A couple of days ago, I blogged about Lee Siegel’s anti-religious diatribe in the current The New Republic on-line (registration required). I just re-read his piece, and found something I missed.
I figured Siegel an atheist. He’s not. He believes in God, but he’s angry at Him. Very angry.
I wonder if a lot of atheists are actually just believers angry that they’re not God.
In Luigi Pirandello’s Six Characters in Search of an Author, we learn the absurdity of anger at one’s creator. Can the Mona Lisa criticize DaVinci? Well, had DaVinci imbued the painting with free will, I suppose it could. But DaVinci, like you and me, could not give life to paint and canvas.
If you’re angry at God, or you want to be God, or you think you’re the god of your own life, think about this: something made you. Something provided the chemical conditions that allow you to exist. If it was nature, then you live at nature’s whim. If it was God, you live at His. (And I’ll give you hint–nature lives at God’s whim.) Either way, you can’t do anything that God or His nature prohibits. Getting mad is ridiculous. The universe belongs either to Him or it, not to us. We are simply transient guests.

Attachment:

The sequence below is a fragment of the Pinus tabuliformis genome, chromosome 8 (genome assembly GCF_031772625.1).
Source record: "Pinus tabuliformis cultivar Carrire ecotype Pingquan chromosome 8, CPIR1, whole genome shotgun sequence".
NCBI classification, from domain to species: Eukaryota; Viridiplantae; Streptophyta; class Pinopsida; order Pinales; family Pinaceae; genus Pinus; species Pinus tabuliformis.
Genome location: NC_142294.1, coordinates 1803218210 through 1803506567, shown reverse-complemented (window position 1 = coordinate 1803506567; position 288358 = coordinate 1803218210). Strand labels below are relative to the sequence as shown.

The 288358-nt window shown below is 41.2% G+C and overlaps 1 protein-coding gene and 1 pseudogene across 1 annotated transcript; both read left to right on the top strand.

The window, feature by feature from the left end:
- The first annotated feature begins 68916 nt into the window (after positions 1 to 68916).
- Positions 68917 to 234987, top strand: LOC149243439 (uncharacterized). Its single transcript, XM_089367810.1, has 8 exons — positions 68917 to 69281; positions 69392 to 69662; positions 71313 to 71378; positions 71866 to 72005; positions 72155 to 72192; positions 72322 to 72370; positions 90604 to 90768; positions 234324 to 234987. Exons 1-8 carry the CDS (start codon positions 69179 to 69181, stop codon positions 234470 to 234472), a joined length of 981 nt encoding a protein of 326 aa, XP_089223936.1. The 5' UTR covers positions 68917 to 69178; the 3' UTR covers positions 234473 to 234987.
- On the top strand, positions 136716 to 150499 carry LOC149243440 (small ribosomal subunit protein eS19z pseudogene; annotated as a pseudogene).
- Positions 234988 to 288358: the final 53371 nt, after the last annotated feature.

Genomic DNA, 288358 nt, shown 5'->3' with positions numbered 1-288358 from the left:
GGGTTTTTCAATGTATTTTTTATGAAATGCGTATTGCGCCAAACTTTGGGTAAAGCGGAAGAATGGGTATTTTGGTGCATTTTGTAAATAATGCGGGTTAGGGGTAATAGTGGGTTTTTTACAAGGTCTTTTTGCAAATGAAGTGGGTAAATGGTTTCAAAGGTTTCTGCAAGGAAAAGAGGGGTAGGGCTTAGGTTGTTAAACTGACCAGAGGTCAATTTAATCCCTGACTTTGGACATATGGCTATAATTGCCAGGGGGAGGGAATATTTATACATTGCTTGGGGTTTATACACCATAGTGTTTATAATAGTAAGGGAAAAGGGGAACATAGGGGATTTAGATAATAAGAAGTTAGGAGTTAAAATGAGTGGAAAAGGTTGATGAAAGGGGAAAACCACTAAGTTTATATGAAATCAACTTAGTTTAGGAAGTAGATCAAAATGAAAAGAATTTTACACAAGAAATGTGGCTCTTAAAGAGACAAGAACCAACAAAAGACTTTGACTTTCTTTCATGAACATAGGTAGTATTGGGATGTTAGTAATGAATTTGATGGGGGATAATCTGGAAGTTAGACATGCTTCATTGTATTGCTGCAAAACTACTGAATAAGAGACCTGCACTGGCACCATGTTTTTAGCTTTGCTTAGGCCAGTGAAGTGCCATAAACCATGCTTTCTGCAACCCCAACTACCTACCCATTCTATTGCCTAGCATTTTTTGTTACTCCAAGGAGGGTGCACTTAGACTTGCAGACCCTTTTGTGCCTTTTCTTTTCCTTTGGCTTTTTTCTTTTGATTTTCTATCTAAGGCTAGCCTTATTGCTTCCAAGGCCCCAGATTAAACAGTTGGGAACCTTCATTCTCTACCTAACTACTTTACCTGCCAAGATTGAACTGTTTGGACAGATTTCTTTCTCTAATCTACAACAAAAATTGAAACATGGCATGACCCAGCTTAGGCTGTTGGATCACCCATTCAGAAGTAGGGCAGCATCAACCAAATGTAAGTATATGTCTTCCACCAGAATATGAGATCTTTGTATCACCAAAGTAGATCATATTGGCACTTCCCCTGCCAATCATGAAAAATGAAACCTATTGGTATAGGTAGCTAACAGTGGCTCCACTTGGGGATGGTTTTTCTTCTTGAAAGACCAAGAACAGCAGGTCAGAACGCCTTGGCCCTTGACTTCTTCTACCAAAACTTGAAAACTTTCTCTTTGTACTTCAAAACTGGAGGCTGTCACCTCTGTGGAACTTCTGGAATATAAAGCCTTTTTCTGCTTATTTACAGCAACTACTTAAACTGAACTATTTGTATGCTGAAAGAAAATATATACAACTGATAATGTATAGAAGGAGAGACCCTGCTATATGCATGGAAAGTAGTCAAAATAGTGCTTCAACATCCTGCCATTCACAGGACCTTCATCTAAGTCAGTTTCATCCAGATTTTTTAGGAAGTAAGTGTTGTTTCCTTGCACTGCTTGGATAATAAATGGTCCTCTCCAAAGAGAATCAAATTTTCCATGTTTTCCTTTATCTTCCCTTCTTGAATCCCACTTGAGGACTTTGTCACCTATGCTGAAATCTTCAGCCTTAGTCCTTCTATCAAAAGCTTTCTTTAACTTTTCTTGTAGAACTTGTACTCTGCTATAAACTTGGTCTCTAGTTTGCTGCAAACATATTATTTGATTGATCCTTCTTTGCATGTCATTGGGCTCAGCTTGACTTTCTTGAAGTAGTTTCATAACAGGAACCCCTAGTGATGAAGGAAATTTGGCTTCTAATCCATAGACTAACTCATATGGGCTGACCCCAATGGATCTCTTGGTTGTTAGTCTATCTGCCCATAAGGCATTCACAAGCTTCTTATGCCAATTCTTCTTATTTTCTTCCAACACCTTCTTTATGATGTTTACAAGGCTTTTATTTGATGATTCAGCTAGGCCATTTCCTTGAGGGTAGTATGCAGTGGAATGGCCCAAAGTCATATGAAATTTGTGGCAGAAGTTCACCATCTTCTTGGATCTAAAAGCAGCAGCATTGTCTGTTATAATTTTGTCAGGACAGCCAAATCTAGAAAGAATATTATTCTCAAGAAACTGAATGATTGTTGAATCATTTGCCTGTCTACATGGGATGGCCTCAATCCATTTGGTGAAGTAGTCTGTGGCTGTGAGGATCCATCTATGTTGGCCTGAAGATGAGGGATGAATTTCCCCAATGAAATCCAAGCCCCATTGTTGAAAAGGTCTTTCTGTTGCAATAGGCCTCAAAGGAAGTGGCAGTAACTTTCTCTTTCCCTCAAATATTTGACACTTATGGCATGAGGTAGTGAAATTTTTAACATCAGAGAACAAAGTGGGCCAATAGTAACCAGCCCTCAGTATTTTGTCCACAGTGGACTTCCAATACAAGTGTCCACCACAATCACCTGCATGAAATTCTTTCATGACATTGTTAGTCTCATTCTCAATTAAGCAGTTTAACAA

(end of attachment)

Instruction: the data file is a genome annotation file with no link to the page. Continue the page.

Lee Siegel seems to hate the idea of innocent people dying for God’s purposes. I can understand his emotionalism. In our narrow, human view, innocents are sacrosanct. But I have two big problems with the way Siegel chose to act out his anger.
First, if God did will Brian Nichols to kill four people and run to Ashley Smith to find God’s purpose for him, who is Lee Siegel–or me or you–to criticize God? Those four people were God’s creations. If I make a clay pot, I may break it. If I write a computer program, I may erase it. If God imbues a human body with a soul, he may recall the soul. It’s as simple as that. Getting mad because God moved his chess pieces is like getting mad that an actress got a tattoo.
Second, if Brian Nichols acted on his own free will, freely killing four people and freely abducting Ashley Smith, then Siegel is guilty of declaring God guilty without a fair trial. The fact that Smith rethought his life in Ashley’s apartment is a good thing whether some television critic thinks so or not.
Either way, our world is to God what a set is a play. We people are mere characters in a playwright’s script. If He chooses to erase us, that’s His business.
But the beauty of faith is found in the theatre’s ghost light as much as it is in the play’s curtain call. The four innocents Siegel is so upset over live on, just as every character ever portrayed on a stage lives on. Life may be too short, but it’s an eternity.
Believe it or not, a Talking Points Memo is worth reading, agree or not. (Not coincidentally, Ed Kilgore wrote the interesting piece. Josh Marshall’s still 0 for several million words.)
From the other end of the political spectrum, see World Magazine’s blog on the Siegel story.